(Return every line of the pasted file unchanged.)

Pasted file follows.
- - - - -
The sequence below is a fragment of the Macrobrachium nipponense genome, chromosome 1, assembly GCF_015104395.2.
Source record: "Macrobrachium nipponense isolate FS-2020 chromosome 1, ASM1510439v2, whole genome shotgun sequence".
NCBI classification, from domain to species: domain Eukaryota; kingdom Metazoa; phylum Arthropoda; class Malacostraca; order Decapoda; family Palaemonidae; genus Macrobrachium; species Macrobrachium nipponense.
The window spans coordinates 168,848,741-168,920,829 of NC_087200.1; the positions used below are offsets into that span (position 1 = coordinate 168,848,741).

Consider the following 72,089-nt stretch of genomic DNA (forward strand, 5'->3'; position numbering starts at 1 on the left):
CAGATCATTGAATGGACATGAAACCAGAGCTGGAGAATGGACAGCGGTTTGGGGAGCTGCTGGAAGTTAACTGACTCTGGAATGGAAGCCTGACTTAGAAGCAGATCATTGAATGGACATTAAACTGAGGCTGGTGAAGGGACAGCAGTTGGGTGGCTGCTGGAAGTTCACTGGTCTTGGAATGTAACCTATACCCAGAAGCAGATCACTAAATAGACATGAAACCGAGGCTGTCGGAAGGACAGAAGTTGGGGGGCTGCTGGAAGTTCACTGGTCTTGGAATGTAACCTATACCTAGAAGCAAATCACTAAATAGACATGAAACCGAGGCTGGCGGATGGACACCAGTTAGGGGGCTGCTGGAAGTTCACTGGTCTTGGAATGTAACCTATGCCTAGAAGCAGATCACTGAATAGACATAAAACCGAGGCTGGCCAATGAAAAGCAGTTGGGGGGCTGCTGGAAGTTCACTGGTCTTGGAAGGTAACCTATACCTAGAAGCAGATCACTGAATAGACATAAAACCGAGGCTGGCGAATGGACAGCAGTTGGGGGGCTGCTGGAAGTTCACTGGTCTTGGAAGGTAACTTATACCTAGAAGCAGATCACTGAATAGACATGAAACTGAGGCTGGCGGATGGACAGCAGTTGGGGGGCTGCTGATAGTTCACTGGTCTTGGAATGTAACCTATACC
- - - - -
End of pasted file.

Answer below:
The sequence below is a fragment of the Macrobrachium nipponense genome, chromosome 1, assembly GCF_015104395.2.
Source record: "Macrobrachium nipponense isolate FS-2020 chromosome 1, ASM1510439v2, whole genome shotgun sequence".
NCBI classification, from domain to species: domain Eukaryota; kingdom Metazoa; phylum Arthropoda; class Malacostraca; order Decapoda; family Palaemonidae; genus Macrobrachium; species Macrobrachium nipponense.
The window spans coordinates 168,848,741-168,920,829 of NC_087200.1; the positions used below are offsets into that span (position 1 = coordinate 168,848,741).

Consider the following 72,089-nt stretch of genomic DNA (forward strand, 5'->3'; position numbering starts at 1 on the left):
CAGATCATTGAATGGACATGAAACCAGAGCTGGAGAATGGACAGCGGTTTGGGGAGCTGCTGGAAGTTAACTGACTCTGGAATGGAAGCCTGACTTAGAAGCAGATCATTGAATGGACATTAAACTGAGGCTGGTGAAGGGACAGCAGTTGGGTGGCTGCTGGAAGTTCACTGGTCTTGGAATGTAACCTATACCCAGAAGCAGATCACTAAATAGACATGAAACCGAGGCTGTCGGAAGGACAGAAGTTGGGGGGCTGCTGGAAGTTCACTGGTCTTGGAATGTAACCTATACCTAGAAGCAAATCACTAAATAGACATGAAACCGAGGCTGGCGGATGGACACCAGTTAGGGGGCTGCTGGAAGTTCACTGGTCTTGGAATGTAACCTATGCCTAGAAGCAGATCACTGAATAGACATAAAACCGAGGCTGGCCAATGAAAAGCAGTTGGGGGGCTGCTGGAAGTTCACTGGTCTTGGAAGGTAACCTATACCTAGAAGCAGATCACTGAATAGACATAAAACCGAGGCTGGCGAATGGACAGCAGTTGGGGGGCTGCTGGAAGTTCACTGGTCTTGGAAGGTAACTTATACCTAGAAGCAGATCACTGAATAGACATGAAACTGAGGCTGGCGGATGGACAGCAGTTGGGGGGCTGCTGATAGTTCACTGGTCTTGGAATGTAACCTATACC